• Determine whether to activate the HCRT and the initial staffing plan for an activated HCRT.
  • Upon activation of the HCRT, the Duty Officer may become the HCRT Leader or assume another position and brief personnel as they are assigned to the HCRT.

Personnel staffing the Healthcare Coalition Duty Officer position should have the following qualifications:

  • Expert knowledge of their home organization’s emergency management program and EOP.
  • Operational knowledge of the Healthcare Coalition’s EOP and methods for interacting with relevant jurisdictional authorities.
  • An operational understanding of NIMS and MAC System operations (NIMS compliance requires successful completion of IS 100.a, 200.a, and 700.a web-based courses through FEMA’s Emergency Management Institute). Additional courses focused on MAC System concepts are also recommended, such as IS 701.[4]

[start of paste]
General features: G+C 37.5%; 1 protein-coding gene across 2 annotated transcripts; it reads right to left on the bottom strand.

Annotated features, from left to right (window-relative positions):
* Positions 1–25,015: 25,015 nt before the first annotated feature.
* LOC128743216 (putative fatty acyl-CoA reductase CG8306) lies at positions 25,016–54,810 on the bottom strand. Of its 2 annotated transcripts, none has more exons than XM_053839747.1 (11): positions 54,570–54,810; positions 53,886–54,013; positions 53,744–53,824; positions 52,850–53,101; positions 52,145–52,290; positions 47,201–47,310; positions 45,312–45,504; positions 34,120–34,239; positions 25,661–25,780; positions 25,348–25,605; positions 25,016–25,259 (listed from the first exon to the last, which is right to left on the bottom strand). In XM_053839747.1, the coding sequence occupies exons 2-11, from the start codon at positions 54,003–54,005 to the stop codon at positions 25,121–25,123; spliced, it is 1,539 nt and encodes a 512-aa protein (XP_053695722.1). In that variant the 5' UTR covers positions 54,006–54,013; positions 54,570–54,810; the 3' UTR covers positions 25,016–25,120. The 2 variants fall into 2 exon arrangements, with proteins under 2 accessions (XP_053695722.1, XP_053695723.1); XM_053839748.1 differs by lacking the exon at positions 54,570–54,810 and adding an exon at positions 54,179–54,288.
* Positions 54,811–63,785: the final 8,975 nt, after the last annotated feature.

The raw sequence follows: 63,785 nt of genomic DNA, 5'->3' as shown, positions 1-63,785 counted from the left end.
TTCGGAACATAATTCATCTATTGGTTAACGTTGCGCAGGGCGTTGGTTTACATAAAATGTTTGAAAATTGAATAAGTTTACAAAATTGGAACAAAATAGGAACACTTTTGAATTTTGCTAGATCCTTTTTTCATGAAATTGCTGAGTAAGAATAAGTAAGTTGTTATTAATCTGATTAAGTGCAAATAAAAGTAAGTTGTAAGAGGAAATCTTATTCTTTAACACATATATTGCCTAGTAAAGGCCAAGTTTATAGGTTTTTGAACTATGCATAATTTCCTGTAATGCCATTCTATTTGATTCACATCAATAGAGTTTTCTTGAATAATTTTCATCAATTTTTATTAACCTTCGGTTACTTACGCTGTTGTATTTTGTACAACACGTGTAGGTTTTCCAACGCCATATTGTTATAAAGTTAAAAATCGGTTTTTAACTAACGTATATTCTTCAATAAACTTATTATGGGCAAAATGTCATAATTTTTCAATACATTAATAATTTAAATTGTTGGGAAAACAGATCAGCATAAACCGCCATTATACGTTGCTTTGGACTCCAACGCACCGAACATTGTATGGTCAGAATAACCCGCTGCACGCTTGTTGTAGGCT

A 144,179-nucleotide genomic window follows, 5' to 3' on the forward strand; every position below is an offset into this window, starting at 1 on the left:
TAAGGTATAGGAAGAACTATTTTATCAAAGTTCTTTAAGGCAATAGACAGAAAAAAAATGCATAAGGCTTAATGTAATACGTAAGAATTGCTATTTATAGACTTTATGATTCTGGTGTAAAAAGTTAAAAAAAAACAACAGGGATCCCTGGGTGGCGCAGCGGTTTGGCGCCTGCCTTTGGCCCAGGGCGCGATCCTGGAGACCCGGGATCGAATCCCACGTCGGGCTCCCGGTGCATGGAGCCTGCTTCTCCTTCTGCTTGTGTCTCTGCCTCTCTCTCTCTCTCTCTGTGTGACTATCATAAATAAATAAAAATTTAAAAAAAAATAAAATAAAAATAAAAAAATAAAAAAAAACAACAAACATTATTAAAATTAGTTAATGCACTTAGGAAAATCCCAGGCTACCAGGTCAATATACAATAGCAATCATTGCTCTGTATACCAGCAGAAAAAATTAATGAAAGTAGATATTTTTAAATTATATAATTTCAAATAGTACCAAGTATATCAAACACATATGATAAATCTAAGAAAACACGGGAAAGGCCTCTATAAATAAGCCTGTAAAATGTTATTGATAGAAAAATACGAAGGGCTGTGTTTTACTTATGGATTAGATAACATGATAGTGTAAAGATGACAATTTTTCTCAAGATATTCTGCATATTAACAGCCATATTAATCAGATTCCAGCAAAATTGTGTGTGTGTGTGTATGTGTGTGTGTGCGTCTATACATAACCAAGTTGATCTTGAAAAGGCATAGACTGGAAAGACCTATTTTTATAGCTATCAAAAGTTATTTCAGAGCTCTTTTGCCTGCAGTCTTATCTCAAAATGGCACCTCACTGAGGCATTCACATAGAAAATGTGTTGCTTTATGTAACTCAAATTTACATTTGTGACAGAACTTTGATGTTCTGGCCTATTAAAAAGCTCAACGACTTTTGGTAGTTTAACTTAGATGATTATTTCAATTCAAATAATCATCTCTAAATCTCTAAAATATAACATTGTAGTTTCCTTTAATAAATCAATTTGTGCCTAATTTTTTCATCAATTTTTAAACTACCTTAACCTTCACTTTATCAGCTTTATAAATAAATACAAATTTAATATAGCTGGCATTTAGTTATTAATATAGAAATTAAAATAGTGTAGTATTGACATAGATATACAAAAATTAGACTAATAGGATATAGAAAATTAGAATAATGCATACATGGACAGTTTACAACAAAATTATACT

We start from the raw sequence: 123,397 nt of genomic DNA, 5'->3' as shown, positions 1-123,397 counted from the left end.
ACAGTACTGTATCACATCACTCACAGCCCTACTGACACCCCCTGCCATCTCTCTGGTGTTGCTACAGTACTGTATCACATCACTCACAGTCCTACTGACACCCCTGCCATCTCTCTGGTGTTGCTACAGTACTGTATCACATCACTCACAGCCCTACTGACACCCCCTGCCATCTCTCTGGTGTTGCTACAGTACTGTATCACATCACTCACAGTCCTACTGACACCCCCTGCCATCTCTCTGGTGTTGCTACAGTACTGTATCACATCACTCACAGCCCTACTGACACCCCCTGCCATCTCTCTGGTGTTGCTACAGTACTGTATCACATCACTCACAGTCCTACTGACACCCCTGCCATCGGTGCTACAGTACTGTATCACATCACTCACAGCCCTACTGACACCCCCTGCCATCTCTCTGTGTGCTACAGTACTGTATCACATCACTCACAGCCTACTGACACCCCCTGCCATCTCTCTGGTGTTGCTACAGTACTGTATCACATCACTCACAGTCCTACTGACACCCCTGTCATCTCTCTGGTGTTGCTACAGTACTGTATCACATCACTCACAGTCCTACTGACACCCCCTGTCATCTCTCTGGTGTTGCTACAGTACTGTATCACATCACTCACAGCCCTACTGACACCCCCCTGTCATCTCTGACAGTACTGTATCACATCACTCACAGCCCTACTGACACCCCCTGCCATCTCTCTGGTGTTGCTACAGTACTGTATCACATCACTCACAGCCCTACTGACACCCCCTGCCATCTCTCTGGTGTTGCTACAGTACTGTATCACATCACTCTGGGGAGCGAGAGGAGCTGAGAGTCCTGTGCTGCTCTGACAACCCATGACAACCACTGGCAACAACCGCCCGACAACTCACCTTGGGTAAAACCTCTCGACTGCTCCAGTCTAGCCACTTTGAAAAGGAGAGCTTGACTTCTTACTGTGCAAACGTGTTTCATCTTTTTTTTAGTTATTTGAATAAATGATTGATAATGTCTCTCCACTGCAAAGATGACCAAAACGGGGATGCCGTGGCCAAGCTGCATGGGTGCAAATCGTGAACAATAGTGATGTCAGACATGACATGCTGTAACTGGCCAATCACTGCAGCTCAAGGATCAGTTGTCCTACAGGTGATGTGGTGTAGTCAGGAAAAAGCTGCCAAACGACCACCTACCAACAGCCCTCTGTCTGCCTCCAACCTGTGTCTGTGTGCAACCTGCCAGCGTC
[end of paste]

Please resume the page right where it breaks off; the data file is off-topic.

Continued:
• Endorsement for this role from their home organization.
  • Ability to take calls for a defined period of time (e.g., a week) and respond to all potentially emergent communications requests.
  • Ability to carry a reliable, mobile contact method (cellular telephone, two-way pager, text messaging device) at all times while staffing the Duty Officer position.[5]

 


  1. Some Coalitions may rely on public sector notification systems being activated. These Coalitions are encouraged to develop notification processes and procedures (even if using public sector technology) that are immediately available to the Coalition for incidents that do not reach the level of public sector emergencies (e.g., power outage at a hospital).
  2. The Healthcare Coalition should establish training requirements for this position during preparedness activities (see Chapter 6)
  3. FEMA Emergency Management Institute, IS 701, NIMS Multiagency Coordination System. Available at: http://training.fema.gov/EMIWeb/IS/is701.asp.
  4. Established Healthcare Coalitions usually roster backup Duty Officers in case there is a problem contacting the primary Duty Officer.

<< Previous - Return to Top - Next >>

  • This page last reviewed: February 14, 2012